Friday, April 10, 2009


Clouded Leopard Cubs Both Male, Zoo Says

The National Zoo's Conservation and Research Center announced yesterday that the clouded leopard cubs born last month are both male.

The sex of the cubs, born March 24, could not be determined until their first veterinary examination. Both weigh about 19.5 ounces and have opened their eyes. More than 70 clouded leopards have been born at the research center in Front Royal, Va., since 1979. The previous litter was born in 1993.

Hannibal and Jao Chu, the father and mother of the cubs born last month, were imported from Thailand last year.

The births were the first in the official North American clouded leopard zoo population in six years. The zoo, part of the Smithsonian Institution, has 14 clouded leopards: two at the zoo in Washington and 12 at the research center. The cubs have not been named.

-- Timothy Wilson


Council to Investigate Firetruck Donation

Council members Phil Mendelson (D-At Large) and Mary M. Cheh (D-Ward 3) have launched an investigation into an attempt to donate a District firetruck and ambulance to a small town in the Dominican Republic.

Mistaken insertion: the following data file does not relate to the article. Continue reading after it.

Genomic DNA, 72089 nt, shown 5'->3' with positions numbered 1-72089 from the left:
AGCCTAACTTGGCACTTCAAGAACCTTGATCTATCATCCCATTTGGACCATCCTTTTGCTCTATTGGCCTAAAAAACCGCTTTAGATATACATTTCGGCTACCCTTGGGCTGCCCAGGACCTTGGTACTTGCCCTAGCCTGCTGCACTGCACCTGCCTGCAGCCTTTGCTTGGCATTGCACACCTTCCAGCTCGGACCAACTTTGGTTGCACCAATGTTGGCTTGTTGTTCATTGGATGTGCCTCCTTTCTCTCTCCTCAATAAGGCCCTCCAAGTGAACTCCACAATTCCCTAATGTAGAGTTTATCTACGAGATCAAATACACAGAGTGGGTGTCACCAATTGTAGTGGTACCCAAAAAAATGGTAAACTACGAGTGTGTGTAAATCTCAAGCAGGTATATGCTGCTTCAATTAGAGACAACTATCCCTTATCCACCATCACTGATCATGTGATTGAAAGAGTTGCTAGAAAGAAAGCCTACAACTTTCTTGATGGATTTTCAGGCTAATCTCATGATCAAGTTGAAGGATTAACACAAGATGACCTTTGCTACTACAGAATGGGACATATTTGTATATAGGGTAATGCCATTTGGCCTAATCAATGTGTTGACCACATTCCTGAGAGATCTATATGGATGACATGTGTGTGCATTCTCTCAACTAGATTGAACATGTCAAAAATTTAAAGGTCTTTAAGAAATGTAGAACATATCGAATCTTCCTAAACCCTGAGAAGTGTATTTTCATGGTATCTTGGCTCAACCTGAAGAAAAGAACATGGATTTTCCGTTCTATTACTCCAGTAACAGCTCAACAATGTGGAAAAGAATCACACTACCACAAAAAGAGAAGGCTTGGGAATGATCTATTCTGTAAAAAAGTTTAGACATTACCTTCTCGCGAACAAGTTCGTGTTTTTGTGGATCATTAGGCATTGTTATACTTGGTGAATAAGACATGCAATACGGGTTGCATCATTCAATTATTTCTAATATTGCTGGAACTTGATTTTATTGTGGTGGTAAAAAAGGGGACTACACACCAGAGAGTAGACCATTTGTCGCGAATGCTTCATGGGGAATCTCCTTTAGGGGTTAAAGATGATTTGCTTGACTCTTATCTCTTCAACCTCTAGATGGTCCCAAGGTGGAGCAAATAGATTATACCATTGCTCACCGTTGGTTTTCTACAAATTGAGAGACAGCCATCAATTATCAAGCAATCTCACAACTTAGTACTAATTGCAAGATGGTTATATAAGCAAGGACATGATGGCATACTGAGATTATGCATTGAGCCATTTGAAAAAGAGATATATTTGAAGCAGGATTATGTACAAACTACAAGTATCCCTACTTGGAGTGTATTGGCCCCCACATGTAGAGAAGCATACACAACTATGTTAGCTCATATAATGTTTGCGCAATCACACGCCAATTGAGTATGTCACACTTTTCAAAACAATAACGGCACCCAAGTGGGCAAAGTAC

In a statement, they described the Fenty administration's decision to give away the emergency equipment as an "evolving scandal." The investigation, to be conducted by the Government Operations and the Environment Committee and the Public Safety and Judiciary Committee, enables the council to subpoena key participants in the decision to transfer the equipment.

This week, Cheh and Mendelson, chairmen of the government operations and public safety committees, respectively, tried to obtain answers from the Office of Contracting and Procurement. Council members said they think that Wilbur Giles, chief of staff at the contracting office, authorized an emergency rule change to facilitate the transfer of the equipment to the nonprofit group Peaceoholics, which then sent the firetruck and ambulance on their way to the Dominican Republic. The two vehicles have since been returned. Giles, acting on advice from the D.C. Attorney General Peter Nickles, declined to testify, citing a probe into the matter by the inspector general's office.

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